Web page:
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We Chew Too Few

February 9, 2011

Anyone up for a burger and large coke? Take that first big bite followed by one small one and wash it down with some corn syrup and carbonated water. MMMM…the classic lunch. It is a daily site that drives me absolutely insane, and I see at almost any restaurant and even at family and friend gatherings.

Let’s think this through (in a watered down basic version)…the human body is designed to digest food. We know this to be true because we have energy to move and nutrition to repair and rebuild. When food passes the lips and enters the mouth, the body responds to the smell and taste of the food by secreting saliva. Saliva is filled with digestive enzymes, antibacterial compounds, water and other chemicals to aid in digestion and protection. There are also teeth in there that are designed to break down the larger pieces of food, so that the chemicals in saliva can have the opportunity to do there job. Yes, your teeth have a job outside of being shown off in pics with your “beautiful” smile.

The body then determines the amount of digestive enzymes from the pancreas to the duodenum, as well as the amount of acid to be created that is needed to continue the digestive process in the stomach. After a couple of hours in the stomach, it then travels to the small intestine where it meets the enzymes from the pancreas and bile that is donated from the gall bladder. Bile is created from the “leftovers” in the liver. It emulsifies fat, very much the same way you see Dawn dish detergent work in the kitchen. When this happens, the digestive enzymes protease and lipase get to do more work on proteins and lipids (fats) because there is more surface area to break down the food.

The food is now moving down the small intestine and being absorbed and assimilated into the blood stream. Any leftover foods that have not been broken down by enzymes throughout the intestinal tract are then enjoyed by bacteria or fungi. These bugs really have a good time when you do not chew your food. This is a gigantic problem that you may feel many times in the bathroom.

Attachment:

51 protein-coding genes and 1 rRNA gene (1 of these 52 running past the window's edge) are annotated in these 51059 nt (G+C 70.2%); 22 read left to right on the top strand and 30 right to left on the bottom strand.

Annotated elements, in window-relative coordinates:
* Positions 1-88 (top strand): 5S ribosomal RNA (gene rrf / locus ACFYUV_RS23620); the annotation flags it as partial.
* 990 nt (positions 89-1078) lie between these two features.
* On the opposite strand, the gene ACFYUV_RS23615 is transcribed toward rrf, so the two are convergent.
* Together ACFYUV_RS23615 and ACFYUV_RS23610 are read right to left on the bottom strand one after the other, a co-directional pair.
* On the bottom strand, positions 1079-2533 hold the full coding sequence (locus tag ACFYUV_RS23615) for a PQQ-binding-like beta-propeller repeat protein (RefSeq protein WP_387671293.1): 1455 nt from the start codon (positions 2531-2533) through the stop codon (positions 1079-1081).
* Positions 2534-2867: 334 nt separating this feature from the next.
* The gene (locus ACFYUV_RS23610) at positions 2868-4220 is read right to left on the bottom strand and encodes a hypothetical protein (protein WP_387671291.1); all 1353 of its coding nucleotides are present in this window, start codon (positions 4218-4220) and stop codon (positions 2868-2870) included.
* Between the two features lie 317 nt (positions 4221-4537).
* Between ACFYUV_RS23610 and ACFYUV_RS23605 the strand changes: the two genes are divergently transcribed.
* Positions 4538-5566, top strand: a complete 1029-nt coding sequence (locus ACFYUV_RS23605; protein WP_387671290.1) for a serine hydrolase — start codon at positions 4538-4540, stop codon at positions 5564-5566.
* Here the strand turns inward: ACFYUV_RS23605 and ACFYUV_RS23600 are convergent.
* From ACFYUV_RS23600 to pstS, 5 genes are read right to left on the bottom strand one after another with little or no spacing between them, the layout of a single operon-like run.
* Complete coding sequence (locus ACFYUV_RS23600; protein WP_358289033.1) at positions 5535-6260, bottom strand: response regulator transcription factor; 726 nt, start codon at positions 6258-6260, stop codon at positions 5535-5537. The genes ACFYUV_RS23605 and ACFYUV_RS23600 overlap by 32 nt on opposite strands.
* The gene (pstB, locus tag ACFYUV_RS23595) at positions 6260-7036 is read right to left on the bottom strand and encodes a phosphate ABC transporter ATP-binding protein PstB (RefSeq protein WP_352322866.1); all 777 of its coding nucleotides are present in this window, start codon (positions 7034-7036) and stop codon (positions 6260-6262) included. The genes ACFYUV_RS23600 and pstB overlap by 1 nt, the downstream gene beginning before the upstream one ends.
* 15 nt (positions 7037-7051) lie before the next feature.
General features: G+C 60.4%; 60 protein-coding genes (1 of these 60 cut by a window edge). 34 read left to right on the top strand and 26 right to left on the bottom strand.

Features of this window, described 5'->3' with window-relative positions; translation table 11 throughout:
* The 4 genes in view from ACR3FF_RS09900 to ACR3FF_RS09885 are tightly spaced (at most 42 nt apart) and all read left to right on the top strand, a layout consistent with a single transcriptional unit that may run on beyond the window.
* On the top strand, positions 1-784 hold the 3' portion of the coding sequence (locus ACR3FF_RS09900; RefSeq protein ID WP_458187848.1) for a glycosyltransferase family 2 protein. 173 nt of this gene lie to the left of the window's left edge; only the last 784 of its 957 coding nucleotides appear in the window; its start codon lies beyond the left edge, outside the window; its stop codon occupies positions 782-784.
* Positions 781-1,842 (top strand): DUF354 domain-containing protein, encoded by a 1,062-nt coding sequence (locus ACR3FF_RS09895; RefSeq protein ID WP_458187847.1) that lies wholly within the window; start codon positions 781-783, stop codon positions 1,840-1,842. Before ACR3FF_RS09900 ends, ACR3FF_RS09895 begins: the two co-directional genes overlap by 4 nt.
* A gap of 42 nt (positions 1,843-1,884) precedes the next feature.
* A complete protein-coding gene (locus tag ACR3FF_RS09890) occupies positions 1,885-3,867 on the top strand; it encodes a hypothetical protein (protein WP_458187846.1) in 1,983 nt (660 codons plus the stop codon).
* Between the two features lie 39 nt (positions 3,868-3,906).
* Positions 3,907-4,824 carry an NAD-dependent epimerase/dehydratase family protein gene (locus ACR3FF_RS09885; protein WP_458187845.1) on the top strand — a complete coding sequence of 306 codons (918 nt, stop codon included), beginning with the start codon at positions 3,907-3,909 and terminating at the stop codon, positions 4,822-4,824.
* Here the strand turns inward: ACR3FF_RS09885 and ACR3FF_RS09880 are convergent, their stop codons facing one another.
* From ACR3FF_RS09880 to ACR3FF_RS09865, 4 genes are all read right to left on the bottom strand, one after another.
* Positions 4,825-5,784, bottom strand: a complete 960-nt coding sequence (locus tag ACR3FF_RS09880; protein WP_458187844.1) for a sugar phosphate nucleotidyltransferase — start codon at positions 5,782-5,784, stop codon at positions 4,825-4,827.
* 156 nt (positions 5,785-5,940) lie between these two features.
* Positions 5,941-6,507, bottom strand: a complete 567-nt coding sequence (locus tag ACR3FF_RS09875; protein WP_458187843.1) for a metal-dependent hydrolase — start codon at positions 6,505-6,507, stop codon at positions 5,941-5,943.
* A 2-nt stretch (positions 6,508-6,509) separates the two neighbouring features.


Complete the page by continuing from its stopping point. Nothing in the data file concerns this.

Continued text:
Here’s why. When you don’t chew to a liquid state (yes, you have to liquefy it) and just swallow or wash it down with sugar filled carbonated water, the body has to force the pancreas to create more enzymes and the stomach to potentially create more acid. If it is a food high in fat, then the gall bladder has to push more bile, which also forces the liver to work at a higher level. At this point, your body will be lucky to get a high percentage of what you ate to use, so as the food moves through the bacteria and fungi region more problems arise. And boy do they have a good time. Instead of YOU getting the opportunity to rebuild and repair, the “bugs” do. This has the potential to create an imbalance between the good guys and the bad guys and potentially leading to diarrhea, constipation or bowel damage (aka bleeding). The reason so many of you jump onto the probiotic band wagon without even knowing where the problem is in the first place. Correct the cause, correct the problem; instead of just correcting the problem. You still have issues going on in there.

There are still potential issues at the pancreas, stomach, liver, and gall bladder that could be greatly reduced by taking the time to chew your food to a liquid. If these are stressed, it can lead to many other hazards that may harm other organs as well as the obvious lack of nutrition. Other benefits of chewing are giving the body the opportunity to know what has entered, so it can respond correctly and know when it is full. This is a really big deal because it could play a big roll in weight loss. You can also set aside the time to eat with your family or friends to make it a more special time, although you may not be talking much because everyone would be chewing. I guess this would be a good time to learn sign language.

So, do you think not chewing our food could potentially lead to issues just as severe is ingesting inferior foods? I think so.

If you would like further details about this issue, please attend one of the free seminars. Just click the KHI logo for more details.

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